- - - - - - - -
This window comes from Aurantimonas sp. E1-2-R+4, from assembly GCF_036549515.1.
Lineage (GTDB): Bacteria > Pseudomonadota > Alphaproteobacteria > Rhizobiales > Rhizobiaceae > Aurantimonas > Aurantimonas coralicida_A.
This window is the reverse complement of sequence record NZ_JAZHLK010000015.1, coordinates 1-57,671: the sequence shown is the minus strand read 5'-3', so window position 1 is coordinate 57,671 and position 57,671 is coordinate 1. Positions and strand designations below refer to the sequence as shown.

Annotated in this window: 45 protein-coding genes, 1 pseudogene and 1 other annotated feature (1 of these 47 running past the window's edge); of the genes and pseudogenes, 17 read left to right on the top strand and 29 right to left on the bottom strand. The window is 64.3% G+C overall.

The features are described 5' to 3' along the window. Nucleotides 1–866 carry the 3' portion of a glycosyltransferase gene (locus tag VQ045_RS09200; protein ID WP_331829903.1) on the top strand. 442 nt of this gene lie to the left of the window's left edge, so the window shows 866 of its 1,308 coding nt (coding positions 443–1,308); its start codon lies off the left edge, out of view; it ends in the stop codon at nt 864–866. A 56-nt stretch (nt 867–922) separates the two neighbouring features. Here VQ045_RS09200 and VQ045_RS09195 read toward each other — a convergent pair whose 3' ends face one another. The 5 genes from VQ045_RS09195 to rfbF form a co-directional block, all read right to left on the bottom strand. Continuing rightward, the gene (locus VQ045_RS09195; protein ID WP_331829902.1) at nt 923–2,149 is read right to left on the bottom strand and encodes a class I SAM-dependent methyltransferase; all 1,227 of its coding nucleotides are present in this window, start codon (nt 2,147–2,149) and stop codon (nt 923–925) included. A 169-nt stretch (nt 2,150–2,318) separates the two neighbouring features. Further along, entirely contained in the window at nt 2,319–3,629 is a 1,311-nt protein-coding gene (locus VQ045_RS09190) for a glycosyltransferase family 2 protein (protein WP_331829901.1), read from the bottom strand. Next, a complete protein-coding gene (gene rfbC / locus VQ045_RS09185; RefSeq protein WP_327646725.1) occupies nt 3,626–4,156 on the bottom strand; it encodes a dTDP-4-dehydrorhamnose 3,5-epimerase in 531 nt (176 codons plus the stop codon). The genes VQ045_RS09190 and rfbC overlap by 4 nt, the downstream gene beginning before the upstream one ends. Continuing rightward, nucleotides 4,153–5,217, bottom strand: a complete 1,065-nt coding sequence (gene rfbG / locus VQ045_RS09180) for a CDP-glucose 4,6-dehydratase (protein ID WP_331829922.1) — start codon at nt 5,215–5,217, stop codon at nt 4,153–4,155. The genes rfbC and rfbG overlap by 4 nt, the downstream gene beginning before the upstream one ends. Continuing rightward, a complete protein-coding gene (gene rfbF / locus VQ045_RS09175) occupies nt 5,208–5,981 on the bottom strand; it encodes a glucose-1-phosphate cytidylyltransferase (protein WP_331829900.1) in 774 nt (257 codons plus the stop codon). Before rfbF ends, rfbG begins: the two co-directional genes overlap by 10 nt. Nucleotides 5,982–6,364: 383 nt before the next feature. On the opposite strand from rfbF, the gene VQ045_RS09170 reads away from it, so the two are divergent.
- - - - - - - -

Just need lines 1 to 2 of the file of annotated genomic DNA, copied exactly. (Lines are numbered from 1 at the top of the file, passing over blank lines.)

This window comes from Aurantimonas sp. E1-2-R+4, from assembly GCF_036549515.1.
Lineage (GTDB): Bacteria > Pseudomonadota > Alphaproteobacteria > Rhizobiales > Rhizobiaceae > Aurantimonas > Aurantimonas coralicida_A.